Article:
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Students bring life to D-93 Early Childhood Center's new Community Garden

BLOOMINGDALE – Cherry tomatoes, lima beans, snap peas. Those are just a few of the crops that will grow in the coming months at the new Community Garden at Community Consolidated School District 93’s Early Childhood Center in Bloomingdale.

With spring in the air, the youngest and oldest students in the district came together May 8 to add some life to the garden.

Assisted by eighth-graders from Bloomingdale's Stratford Middle School, the center's preschoolers planted class-grown seedlings in the garden and learned about food chains.

“I loved it,” said Paige Lyons, a preschooler at the center.

The idea for the garden came when designs were being developed for the center building, which opened at the start of this school year. Superintendent Bill Shields brought the idea to center Principal Kim Hefner, and she jumped on the opportunity to provide her students with an authentic learning experience.

About 370 students from both schools worked on the project, and the groups said they enjoyed spending time together.

Preschooler Josephine Techter said she had fun with the eighth-graders who helped her.

“They were good,” she said.

The eighth-graders had fun spending time with the district’s littlest students as well.

“They were adorable,” Lexandra Prestidge said.

In addition to helping the preschoolers plant their crops, the eighth-graders also taught them about food chains, which they learned about this school year as part of an ecology science unit.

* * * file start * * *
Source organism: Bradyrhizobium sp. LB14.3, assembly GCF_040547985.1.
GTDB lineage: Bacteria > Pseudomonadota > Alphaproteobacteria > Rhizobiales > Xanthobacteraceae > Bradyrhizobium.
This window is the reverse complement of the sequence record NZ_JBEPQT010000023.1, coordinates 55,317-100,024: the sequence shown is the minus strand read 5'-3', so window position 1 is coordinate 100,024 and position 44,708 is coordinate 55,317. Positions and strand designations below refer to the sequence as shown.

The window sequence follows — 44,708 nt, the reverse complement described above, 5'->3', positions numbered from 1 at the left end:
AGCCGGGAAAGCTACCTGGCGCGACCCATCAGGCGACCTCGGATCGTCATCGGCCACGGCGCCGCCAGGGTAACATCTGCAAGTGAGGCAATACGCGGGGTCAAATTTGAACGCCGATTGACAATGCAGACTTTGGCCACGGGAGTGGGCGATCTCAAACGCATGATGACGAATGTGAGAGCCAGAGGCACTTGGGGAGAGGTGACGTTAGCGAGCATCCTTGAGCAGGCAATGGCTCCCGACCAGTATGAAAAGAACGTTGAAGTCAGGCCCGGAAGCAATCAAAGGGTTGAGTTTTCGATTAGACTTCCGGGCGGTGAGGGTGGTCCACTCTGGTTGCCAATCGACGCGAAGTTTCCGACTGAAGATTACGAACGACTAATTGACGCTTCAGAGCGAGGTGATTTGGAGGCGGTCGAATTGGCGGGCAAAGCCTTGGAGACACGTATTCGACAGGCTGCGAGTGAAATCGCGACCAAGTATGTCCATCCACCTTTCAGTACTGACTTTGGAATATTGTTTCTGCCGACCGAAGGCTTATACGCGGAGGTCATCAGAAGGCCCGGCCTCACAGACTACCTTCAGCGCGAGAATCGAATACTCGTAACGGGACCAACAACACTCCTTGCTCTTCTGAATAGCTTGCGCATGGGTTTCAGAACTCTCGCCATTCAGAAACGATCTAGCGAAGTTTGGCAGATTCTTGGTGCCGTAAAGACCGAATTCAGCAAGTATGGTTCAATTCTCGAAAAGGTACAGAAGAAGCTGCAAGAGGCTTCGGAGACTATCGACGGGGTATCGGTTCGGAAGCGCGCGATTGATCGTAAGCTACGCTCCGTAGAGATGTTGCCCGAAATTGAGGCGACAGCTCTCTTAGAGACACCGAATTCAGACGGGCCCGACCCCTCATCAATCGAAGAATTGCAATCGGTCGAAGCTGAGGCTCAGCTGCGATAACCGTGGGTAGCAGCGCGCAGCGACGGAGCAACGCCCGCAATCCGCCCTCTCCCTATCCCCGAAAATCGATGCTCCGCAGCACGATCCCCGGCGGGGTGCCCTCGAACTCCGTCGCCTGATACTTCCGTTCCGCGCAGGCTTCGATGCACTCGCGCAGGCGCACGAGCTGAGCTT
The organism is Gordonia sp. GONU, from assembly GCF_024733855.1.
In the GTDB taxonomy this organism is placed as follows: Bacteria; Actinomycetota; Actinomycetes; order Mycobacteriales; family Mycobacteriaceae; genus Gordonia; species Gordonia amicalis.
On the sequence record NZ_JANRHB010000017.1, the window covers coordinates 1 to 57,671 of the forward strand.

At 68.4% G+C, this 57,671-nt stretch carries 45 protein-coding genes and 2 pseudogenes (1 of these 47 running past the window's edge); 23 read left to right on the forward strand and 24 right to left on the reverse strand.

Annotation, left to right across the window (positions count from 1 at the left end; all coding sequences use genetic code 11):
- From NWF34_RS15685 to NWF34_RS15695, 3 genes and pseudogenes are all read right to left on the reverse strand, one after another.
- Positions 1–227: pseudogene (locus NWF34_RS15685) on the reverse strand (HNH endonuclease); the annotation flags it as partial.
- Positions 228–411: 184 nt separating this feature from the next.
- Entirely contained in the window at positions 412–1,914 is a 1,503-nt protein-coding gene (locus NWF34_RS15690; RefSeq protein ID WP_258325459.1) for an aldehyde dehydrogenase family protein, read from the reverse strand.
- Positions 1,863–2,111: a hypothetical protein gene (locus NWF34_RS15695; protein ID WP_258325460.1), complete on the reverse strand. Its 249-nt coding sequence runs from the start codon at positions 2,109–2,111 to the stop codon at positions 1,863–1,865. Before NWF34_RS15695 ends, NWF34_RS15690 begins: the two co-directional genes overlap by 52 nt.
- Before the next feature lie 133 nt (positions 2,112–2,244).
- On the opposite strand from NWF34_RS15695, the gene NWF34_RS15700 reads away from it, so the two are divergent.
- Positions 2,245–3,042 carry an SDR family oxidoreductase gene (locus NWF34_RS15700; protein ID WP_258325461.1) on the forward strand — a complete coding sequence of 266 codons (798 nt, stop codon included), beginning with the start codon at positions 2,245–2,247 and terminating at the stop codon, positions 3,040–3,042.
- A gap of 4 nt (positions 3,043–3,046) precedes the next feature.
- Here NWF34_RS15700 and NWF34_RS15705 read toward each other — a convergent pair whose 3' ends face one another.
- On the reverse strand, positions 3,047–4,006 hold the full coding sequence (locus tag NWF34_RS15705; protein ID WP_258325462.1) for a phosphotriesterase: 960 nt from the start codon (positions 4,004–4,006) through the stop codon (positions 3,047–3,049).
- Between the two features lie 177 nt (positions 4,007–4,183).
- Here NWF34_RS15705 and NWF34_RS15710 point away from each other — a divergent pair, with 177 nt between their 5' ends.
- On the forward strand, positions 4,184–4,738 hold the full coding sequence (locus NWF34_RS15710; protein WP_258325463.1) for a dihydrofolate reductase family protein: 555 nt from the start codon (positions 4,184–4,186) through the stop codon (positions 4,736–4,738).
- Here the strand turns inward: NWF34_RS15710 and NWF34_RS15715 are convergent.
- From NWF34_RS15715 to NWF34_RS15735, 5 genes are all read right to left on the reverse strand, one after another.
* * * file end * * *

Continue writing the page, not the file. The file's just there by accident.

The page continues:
This meant the older students had to come up with lesson plans to teach their young partners.

Developing the plans involved figuring out a way to share the information with preschoolers in a way they could understand, eighth-grader Alexis Copeland said.

For Janari Fisher, it was interesting to see how the preschoolers think.

And for eighth-grade teacher Liz Bruning, it was great to see her students act as leaders.

“The bright spot was watching the eighth-graders take on that leadership role,” Bruning said.

By being able to teach the concepts they had learned, the older students demonstrated a deeper level of understanding of the material, eighth-grade teacher Jill Kirby said.

Beyond what they learned from their eighth-grade partners, center students also received other educational opportunities through the garden project.

In class, preschoolers learned about plant parts and what they do, preschool teacher JoAnn Murphy said.

They also had the unique opportunity to see the garden be built outside their building, and now that the seeds have been planted, they can continue to keep an eye on the garden, she said.

The garden will be tended by center families during the summer, allowing for learning to continue. The families will be welcome to take crops home with them that mature or donate them to local food pantries, Hefner said.

The hope is to continue collaborative learning across grade levels through the garden. In order to develop more long-term relationships between the preschoolers and middle-schoolers, planting projects may pair sixth-graders with the center’s students in the future.

“We’re going to reflect on our experience, and we’d really like to capitalize on the relationship-building,” Hefner said.

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